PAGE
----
different aspects and relations of the doctrine represented by different early Christian writers these to be regarded as

typical and complementary rather than as mutually ex

clusive .

.

.

.

.

.

 

.

.

The Epistles of Ignatius

.

.

.

 

.

.

.

dytvrjTos and dyfvvrjros

 

The Letter to Diognetus

.

Justin Martyr

.

.

The Human Soul in Christ .

 

Tatian

 

.

Theophilus

.

.

.

.

.

 

.

.

.

119, 120

121

(note) 122

123

124-126

(note) 125

126

127

In all three the distinction recognized is cosmic rather than hypo-

static

Athenagoras his fuller recognition of the problem . Irenaeus important contributions to the doctrine .

Clement of Alexandria

The Logos Doctrine superseded by the Doctrine of the Sonship

.

.

.

128

128, 129

. 129-132

133-136

136-137

.

CHAPTER X

TERTULLIAN S DOCTRINE OF THE GODHEAD

Tertullian s use of terms and analogies

Doctrine of the Sonship and the Trinity

The full Nicene and Chalcedonian doctrine .

.

.

.

133

140-144

144

CHAPTER XI

ORIGEN S DOCTRINE OF THE GODHEAD

The great importance and influence of Origen

.

.

The basis of his doctrine

The eternal generation of the Son

.

.

 

.

The Trinity

.

Apparently contradictory teaching .

.

.

.

.

.

.

145

146

147

148

148 149

CONTENTS

xvii

The fitness of the Incarnation

His teaching Nicene

.

.

.

NOTE : Origenistic theology and controversies .

CHAPTER XII

.

.

.

.

PAQB

150

151

152-154

THE ARIAN CONTROVERSY

Introductory the previous course of the doctrine and the causes

of the controversy Arius and his teaching

The sources of knowledge of Arian theories

The developement of the doctrine of the Person of Christ

155,156

156-160

157, 158

before Arius

 

(note) 157

The sources of knowledge of Arian theories

 

.

(note) 157-158

Arian interpretation of Scripture

 

161-163

Outbreak of controversy and history up to Council of Nicaea

.

.

163, 164

The Council of Nicaea and its Creed

165-170

The Reaction after Nicaea personal and doctrinal .

 

.

171

Attempts to supersede the Nicene Creed Council of Antioch 341 .

172

Its second Creed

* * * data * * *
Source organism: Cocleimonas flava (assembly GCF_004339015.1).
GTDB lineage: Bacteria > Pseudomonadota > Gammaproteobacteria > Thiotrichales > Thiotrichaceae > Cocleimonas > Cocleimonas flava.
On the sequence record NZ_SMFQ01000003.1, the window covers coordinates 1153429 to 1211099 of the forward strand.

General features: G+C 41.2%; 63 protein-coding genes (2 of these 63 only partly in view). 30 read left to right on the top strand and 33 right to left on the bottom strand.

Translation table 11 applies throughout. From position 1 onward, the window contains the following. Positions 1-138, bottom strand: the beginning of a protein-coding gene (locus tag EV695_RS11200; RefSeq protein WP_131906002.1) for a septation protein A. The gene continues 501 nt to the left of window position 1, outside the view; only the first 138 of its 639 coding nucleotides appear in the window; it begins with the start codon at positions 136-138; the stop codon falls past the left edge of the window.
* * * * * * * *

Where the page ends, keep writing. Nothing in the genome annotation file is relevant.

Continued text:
173-175

Its other Creeds .

.

.

.

.

.

.

175

Opposition of the West to any new Creed Council of Sardica 343

 

176

Renewed attempt to secure a non-Nicene Creed the panpoorixos

fK0<ns

176

Condemnation of Photinus and tranquillization of the * moderates :

subsidence of fears of Sabellianism

.

.

.

.

177

Developement of extreme form of Arianism after death of Constans

178

The Council of Sirmium 357

.

.

.

.

.

179

Arianism in the West

The Sirmian manifesto

Protests of the * moderates in the East

The * Homoean compromise

Gradual conversion of Semi-Arians and convergence of parties

to the Nicene definition

(note) 179

(note) 180

181

182-185

185-187

Final victory of the Nicene interpretation at the Council of Con

stantinople

The Constantinopolitan Creed

.

.

.

Arianism outside the Empire, and the causes of

failure of Arianism

NOTES : Marcellus

Homoiousios and the Homoeans

.

.

187-189

.(note) 188

the

.

(note) 189

190-192

192-193

The meaning of Homoousios in the Constantino

politan Creed

< By the Will of the Father

Movoycvw Unigenitus Unicus

.

.

.

193

194

195

xviii

CONTENTS

CHAPTEE XIII

THE DOCTRINE OF THE HOLY SPIRIT AND

THE TRINITY

PAOK

The course through which the doctrine went

.

.

.

197

The Old Testament and the New Testament doctrine The early Church

.

.

.

.199

198,

199

The full doctrine expressed by Tertullian .

 

200

Origen s exposition of the doctrine the first systematic attempt

 

at a scientific expression of it in view of difficulties suggested

 

201-204

Teaching in the Church just before the outbreak of Arianism

 

Gregory Thaumaturgus .

.

.

204

Dionysius of Alexandria

205

Eusebius of Caesarea

205

The Arian theories not emphasized and for a time ignored

.

206

The teaching that was given in the Church in the middle of the

 

fourth century shewn by Cyril of Jerusalem s lectures

.

 

206-209

Need for authoritative guidance as to the doctrine .

 

.

.

209

The teaching of Athanasius (the Letters to Sarapion)

 

.

.

209-212

and of Hilary (the dt Trinitate)

 

.

.

.

212

The new theories of Macedonius . The doctrine declared at Alexandria in 362 and at subsequent

.

.

.

.

212

synods in the East and in the West

.

.

.

213, 214

The Epiphanian Creed

.

.

.

.

.

.214-217

The procession of the Spirit

relation to Father and Son . (note) 215

Basil s treatise on the Holy Spirit

Gregory of Nyssa, that there are not three Gods The prevailing uncertainty reflected in the sermons of Gregory of

.

.

.

Nazianzus

The Council of Constantinople

217-219

220-222

222-224

224

Augustine s statement of the doctrine

The

Tr<ptx>pr)<ris

.

Niceta on the doctrine of the Spirit

NOTES: Substantia